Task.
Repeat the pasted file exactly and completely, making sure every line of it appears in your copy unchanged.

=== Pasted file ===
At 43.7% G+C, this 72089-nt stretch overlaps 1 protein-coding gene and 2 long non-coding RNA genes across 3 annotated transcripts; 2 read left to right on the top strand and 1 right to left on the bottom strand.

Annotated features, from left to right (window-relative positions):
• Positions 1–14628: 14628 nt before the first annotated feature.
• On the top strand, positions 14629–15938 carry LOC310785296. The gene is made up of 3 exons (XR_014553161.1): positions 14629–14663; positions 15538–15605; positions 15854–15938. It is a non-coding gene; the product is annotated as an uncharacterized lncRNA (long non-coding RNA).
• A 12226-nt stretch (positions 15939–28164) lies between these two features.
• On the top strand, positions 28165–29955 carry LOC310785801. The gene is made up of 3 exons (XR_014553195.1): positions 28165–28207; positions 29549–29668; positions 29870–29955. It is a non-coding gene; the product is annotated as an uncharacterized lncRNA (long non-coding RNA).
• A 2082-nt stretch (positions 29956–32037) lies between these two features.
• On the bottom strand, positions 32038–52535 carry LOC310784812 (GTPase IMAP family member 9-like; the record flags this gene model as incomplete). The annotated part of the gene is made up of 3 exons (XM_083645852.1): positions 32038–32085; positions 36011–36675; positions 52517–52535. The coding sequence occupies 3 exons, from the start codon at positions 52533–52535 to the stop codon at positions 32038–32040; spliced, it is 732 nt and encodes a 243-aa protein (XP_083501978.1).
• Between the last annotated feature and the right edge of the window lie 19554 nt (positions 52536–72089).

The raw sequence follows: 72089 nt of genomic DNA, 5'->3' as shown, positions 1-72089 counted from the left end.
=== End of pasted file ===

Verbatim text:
At 43.7% G+C, this 72089-nt stretch overlaps 1 protein-coding gene and 2 long non-coding RNA genes across 3 annotated transcripts; 2 read left to right on the top strand and 1 right to left on the bottom strand.

Annotated features, from left to right (window-relative positions):
• Positions 1–14628: 14628 nt before the first annotated feature.
• On the top strand, positions 14629–15938 carry LOC310785296. The gene is made up of 3 exons (XR_014553161.1): positions 14629–14663; positions 15538–15605; positions 15854–15938. It is a non-coding gene; the product is annotated as an uncharacterized lncRNA (long non-coding RNA).
• A 12226-nt stretch (positions 15939–28164) lies between these two features.
• On the top strand, positions 28165–29955 carry LOC310785801. The gene is made up of 3 exons (XR_014553195.1): positions 28165–28207; positions 29549–29668; positions 29870–29955. It is a non-coding gene; the product is annotated as an uncharacterized lncRNA (long non-coding RNA).
• A 2082-nt stretch (positions 29956–32037) lies between these two features.
• On the bottom strand, positions 32038–52535 carry LOC310784812 (GTPase IMAP family member 9-like; the record flags this gene model as incomplete). The annotated part of the gene is made up of 3 exons (XM_083645852.1): positions 32038–32085; positions 36011–36675; positions 52517–52535. The coding sequence occupies 3 exons, from the start codon at positions 52533–52535 to the stop codon at positions 32038–32040; spliced, it is 732 nt and encodes a 243-aa protein (XP_083501978.1).
• Between the last annotated feature and the right edge of the window lie 19554 nt (positions 52536–72089).

The raw sequence follows: 72089 nt of genomic DNA, 5'->3' as shown, positions 1-72089 counted from the left end.